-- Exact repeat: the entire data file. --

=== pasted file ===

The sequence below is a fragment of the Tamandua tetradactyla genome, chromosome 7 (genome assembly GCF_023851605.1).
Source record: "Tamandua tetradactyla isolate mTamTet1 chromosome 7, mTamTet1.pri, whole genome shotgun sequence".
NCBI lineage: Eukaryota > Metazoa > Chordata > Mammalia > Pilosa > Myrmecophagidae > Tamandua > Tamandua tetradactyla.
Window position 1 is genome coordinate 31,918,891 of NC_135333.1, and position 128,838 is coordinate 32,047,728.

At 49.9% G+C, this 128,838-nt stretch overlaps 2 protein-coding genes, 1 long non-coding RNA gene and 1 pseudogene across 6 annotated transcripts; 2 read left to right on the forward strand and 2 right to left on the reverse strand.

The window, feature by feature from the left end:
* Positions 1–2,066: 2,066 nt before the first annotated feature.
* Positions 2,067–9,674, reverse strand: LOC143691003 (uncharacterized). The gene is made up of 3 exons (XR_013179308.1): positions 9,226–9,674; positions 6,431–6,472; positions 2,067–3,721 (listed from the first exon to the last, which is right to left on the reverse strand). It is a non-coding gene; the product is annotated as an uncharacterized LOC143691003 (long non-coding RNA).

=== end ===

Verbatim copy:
The sequence below is a fragment of the Tamandua tetradactyla genome, chromosome 7 (genome assembly GCF_023851605.1).
Source record: "Tamandua tetradactyla isolate mTamTet1 chromosome 7, mTamTet1.pri, whole genome shotgun sequence".
NCBI lineage: Eukaryota > Metazoa > Chordata > Mammalia > Pilosa > Myrmecophagidae > Tamandua > Tamandua tetradactyla.
Window position 1 is genome coordinate 31,918,891 of NC_135333.1, and position 128,838 is coordinate 32,047,728.

At 49.9% G+C, this 128,838-nt stretch overlaps 2 protein-coding genes, 1 long non-coding RNA gene and 1 pseudogene across 6 annotated transcripts; 2 read left to right on the forward strand and 2 right to left on the reverse strand.

The window, feature by feature from the left end:
* Positions 1–2,066: 2,066 nt before the first annotated feature.
* Positions 2,067–9,674, reverse strand: LOC143691003 (uncharacterized). The gene is made up of 3 exons (XR_013179308.1): positions 9,226–9,674; positions 6,431–6,472; positions 2,067–3,721 (listed from the first exon to the last, which is right to left on the reverse strand). It is a non-coding gene; the product is annotated as an uncharacterized LOC143691003 (long non-coding RNA).